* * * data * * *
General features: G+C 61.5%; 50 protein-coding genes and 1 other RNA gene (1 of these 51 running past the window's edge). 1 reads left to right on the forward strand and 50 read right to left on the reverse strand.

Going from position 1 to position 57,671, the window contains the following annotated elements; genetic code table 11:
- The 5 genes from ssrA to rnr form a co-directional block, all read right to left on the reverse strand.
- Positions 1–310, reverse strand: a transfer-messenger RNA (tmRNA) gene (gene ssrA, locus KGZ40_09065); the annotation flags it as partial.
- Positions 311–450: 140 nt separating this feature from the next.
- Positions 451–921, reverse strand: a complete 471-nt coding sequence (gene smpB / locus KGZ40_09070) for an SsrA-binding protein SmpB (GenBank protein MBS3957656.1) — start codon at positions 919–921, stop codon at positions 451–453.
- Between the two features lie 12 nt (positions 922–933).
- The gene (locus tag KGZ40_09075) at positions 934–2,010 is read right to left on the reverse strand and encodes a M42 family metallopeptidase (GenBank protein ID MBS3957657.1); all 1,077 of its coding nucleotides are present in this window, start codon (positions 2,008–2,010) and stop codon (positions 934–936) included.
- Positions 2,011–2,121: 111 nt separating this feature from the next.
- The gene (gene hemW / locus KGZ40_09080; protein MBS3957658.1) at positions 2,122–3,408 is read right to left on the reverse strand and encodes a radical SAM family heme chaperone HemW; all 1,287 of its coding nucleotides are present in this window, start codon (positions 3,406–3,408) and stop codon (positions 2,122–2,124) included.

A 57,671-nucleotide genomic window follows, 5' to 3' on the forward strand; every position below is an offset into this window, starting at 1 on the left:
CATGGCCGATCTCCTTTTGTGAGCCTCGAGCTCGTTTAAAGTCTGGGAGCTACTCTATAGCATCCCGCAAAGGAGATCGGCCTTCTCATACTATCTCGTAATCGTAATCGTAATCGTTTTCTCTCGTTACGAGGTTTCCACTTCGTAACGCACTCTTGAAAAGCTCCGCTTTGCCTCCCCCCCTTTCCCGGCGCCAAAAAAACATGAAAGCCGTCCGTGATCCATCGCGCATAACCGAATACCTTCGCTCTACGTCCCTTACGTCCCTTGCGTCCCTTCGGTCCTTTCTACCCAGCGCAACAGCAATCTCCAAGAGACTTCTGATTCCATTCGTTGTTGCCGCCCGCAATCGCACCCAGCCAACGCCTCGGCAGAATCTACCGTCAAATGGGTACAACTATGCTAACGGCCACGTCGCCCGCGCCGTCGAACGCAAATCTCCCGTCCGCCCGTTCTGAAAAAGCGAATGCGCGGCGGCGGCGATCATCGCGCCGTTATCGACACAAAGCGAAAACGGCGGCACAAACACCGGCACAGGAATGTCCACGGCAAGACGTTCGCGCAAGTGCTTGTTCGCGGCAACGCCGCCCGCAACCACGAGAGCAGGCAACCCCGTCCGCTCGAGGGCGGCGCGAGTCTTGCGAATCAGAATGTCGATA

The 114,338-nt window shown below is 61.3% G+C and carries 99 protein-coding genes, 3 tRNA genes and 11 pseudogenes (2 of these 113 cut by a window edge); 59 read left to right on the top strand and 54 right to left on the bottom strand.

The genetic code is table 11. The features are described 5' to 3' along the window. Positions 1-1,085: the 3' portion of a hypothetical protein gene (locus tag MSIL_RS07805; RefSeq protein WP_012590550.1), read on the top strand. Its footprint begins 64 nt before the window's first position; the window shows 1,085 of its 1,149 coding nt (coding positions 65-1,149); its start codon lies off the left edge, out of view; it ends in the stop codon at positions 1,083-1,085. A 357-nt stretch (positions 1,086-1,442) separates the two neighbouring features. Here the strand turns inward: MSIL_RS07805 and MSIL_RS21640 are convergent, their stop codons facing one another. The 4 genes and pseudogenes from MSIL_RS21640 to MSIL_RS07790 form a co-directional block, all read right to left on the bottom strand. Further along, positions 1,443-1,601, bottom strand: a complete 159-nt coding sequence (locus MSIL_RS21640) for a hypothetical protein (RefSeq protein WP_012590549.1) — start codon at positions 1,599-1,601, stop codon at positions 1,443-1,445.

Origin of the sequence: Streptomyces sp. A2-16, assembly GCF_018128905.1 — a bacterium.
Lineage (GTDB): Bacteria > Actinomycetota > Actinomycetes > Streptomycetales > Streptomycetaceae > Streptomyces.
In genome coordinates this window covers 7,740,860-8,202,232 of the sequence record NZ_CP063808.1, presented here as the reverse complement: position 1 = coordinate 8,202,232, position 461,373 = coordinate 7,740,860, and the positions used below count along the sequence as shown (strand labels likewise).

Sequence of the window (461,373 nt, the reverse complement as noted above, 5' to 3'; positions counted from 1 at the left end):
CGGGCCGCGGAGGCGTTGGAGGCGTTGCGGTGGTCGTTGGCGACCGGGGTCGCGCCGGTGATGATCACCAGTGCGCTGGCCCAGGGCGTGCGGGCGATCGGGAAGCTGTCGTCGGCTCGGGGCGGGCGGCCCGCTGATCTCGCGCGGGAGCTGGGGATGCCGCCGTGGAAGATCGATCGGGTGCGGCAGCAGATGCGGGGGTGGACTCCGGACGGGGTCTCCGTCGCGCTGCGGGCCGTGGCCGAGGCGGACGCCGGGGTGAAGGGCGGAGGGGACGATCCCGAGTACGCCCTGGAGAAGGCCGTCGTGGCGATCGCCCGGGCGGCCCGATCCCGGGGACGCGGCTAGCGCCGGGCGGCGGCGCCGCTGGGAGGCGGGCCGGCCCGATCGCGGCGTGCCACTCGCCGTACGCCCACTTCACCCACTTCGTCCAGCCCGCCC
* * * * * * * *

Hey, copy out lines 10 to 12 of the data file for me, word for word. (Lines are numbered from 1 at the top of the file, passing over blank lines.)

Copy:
- The gene (gene hemW / locus KGZ40_09080; protein MBS3957658.1) at positions 2,122–3,408 is read right to left on the reverse strand and encodes a radical SAM family heme chaperone HemW; all 1,287 of its coding nucleotides are present in this window, start codon (positions 3,406–3,408) and stop codon (positions 2,122–2,124) included.

A 57,671-nucleotide genomic window follows, 5' to 3' on the forward strand; every position below is an offset into this window, starting at 1 on the left:
CATGGCCGATCTCCTTTTGTGAGCCTCGAGCTCGTTTAAAGTCTGGGAGCTACTCTATAGCATCCCGCAAAGGAGATCGGCCTTCTCATACTATCTCGTAATCGTAATCGTAATCGTTTTCTCTCGTTACGAGGTTTCCACTTCGTAACGCACTCTTGAAAAGCTCCGCTTTGCCTCCCCCCCTTTCCCGGCGCCAAAAAAACATGAAAGCCGTCCGTGATCCATCGCGCATAACCGAATACCTTCGCTCTACGTCCCTTACGTCCCTTGCGTCCCTTCGGTCCTTTCTACCCAGCGCAACAGCAATCTCCAAGAGACTTCTGATTCCATTCGTTGTTGCCGCCCGCAATCGCACCCAGCCAACGCCTCGGCAGAATCTACCGTCAAATGGGTACAACTATGCTAACGGCCACGTCGCCCGCGCCGTCGAACGCAAATCTCCCGTCCGCCCGTTCTGAAAAAGCGAATGCGCGGCGGCGGCGATCATCGCGCCGTTATCGACACAAAGCGAAAACGGCGGCACAAACACCGGCACAGGAATGTCCACGGCAAGACGTTCGCGCAAGTGCTTGTTCGCGGCAACGCCGCCCGCAACCACGAGAGCAGGCAACCCCGTCCGCTCGAGGGCGGCGCGAGTCTTGCGAATCAGAATGTCGATA